Illegal drug trade in Peru

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A site specific wordplay painting from "Above" in Lima, Peru commenting on the cocaine crisis and exportation

The illegal drug trade in Peru includes the growing of coca and the shipment of cocaine to the United States. In an example of the balloon effect, dramatic falls in coca cultivation in the late 1990s saw cultivation move to Colombia.[1]


Vladimiro Montesinos was the long-standing head of Peru's intelligence service, Servicio de Inteligencia Nacional (SIN), under President Alberto Fujimori. In 2000, secret videos were televised revealing him bribing an elected congressman to leave the opposition and join the Fujimorist side of Congress.

The ensuing scandal caused Montesinos to flee the country, hastening the resignation of Fujimori. Subsequent investigations revealed Montesinos to be at the centre of a vast web of illegal activities, including embezzlement, graft, gunrunning, and drug trafficking, for which he is currently being tried. Montesinos had strong connections with the CIA, the American Intelligence Agency, having received some $10 Million from the agency.[2]

In 2001 American Christian missionary Roni Bowers's plane was shot down by the Peruvian Air Force, in the belief it was carrying drugs.[3]

In 2004 Fernando Zevallos, founder of airline Aero Continente, was added to the US list of drug kingpins. The Chilean government accused the airline's personnel of using their airplanes for trafficking drugs and subsequently grounded Aero Continente Chile in June 2002 and seized their assets.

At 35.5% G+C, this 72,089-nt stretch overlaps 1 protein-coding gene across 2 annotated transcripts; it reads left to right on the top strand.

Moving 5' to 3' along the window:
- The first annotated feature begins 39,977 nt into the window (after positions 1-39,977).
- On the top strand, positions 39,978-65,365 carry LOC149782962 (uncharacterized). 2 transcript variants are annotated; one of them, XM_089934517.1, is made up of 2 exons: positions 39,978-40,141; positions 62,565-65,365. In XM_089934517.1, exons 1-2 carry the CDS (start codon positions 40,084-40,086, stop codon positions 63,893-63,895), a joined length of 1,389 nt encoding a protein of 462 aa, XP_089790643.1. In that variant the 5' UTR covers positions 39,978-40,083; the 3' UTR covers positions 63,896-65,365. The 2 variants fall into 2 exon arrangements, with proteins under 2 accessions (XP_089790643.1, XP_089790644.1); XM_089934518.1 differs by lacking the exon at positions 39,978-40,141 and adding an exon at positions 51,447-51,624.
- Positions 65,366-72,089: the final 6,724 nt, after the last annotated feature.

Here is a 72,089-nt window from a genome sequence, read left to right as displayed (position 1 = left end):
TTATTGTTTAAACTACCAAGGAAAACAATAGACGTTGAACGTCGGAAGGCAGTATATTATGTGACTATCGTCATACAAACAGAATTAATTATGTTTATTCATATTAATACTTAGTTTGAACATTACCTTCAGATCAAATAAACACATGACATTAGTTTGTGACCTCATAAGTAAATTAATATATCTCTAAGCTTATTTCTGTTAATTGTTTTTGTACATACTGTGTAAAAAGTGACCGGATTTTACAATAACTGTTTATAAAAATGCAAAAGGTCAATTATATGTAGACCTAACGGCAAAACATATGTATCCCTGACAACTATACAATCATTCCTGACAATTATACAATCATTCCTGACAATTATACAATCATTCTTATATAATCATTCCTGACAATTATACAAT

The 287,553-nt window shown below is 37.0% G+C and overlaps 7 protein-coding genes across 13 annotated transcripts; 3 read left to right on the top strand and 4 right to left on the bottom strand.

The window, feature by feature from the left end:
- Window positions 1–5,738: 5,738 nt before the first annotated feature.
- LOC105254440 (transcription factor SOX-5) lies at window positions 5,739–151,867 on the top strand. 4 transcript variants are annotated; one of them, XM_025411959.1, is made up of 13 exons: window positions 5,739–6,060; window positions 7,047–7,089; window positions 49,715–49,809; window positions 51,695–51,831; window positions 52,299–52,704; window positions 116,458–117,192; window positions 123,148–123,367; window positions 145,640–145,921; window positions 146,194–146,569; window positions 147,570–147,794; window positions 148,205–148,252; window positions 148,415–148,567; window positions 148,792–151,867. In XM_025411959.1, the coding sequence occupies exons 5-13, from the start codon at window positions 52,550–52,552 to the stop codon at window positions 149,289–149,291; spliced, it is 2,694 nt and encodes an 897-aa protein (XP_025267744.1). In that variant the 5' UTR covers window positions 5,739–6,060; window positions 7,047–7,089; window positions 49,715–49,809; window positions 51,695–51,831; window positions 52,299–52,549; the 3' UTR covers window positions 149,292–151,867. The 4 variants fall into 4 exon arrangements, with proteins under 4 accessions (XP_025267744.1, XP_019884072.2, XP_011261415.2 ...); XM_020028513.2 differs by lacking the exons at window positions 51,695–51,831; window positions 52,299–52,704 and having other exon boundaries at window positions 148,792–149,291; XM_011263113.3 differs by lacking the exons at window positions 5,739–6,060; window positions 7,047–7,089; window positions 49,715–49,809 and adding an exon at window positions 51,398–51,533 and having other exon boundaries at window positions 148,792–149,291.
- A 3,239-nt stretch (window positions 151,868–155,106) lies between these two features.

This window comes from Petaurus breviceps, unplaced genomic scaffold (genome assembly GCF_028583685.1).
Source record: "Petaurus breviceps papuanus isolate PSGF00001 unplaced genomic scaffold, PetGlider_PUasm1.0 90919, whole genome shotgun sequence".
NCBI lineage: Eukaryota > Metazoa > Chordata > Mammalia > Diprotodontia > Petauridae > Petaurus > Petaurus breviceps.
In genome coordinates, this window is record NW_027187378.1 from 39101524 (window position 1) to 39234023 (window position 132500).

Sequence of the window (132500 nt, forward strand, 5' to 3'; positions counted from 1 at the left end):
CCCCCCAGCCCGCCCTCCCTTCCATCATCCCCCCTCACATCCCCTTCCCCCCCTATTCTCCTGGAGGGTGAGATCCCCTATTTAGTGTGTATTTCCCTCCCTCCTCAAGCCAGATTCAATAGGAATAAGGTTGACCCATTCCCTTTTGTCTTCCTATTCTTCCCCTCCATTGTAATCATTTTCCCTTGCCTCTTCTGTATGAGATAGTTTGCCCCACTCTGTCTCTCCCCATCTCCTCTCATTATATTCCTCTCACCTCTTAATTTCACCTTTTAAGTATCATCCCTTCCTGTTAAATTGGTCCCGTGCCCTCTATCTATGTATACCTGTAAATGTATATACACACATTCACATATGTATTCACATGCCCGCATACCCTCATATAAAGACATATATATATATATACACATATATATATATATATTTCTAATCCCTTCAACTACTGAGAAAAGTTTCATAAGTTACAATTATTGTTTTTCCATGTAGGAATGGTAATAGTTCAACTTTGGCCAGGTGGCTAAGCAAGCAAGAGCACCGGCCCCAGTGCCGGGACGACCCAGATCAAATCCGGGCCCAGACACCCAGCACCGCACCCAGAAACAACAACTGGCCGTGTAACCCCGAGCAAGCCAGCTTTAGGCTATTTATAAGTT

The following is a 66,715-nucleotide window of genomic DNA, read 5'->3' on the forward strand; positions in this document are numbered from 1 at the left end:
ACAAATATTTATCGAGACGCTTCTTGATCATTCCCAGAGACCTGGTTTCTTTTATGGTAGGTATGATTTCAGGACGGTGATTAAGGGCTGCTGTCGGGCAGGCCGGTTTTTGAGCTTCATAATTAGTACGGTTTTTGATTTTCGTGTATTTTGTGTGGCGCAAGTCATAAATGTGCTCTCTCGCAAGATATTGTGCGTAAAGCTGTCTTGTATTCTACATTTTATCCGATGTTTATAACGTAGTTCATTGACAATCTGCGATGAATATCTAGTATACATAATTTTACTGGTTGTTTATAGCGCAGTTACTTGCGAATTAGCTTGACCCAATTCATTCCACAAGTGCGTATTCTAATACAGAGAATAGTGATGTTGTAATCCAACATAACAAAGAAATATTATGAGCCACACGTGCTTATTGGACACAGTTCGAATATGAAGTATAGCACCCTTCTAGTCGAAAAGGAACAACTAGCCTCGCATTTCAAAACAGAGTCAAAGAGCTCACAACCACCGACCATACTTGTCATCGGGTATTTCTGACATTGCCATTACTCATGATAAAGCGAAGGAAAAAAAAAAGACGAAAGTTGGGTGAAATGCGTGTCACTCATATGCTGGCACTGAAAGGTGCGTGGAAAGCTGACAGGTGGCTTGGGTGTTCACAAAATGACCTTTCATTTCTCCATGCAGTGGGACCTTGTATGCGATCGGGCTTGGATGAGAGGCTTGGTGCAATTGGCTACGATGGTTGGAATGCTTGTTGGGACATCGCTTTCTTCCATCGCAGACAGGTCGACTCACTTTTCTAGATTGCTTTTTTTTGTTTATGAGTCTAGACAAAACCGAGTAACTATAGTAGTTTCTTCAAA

See also[edit]



  1. ^ "Stopping it, How Government Try--And Fail--to Stem the Flow of Drugs". The Economist. July 26, 2001.  "The main targets of American supply-reduction campaigns over the years have been Bolivia, Peru, Colombia and Mexico. The net effect appears to have been a relocation and reorganisation of production, not a cutback. Dramatic falls in coca cultivation in Peru and Bolivia in the late 1990s coincided with an equally dramatic rise in Colombia, even though almost all the top people in Colombia's notorious Cali cartel had been jailed in the mid-1990s."
  2. ^ Angel Paez, CIA Gave $10 Million to Peru's Ex-Spymaster, 'AlterNet News, July 3, 2001. Accessed online 21 March 2010.
  3. ^ Amanda Ripley (Apr 29, 2001). "A Mission Interrupted". Time. Retrieved 2008-09-13.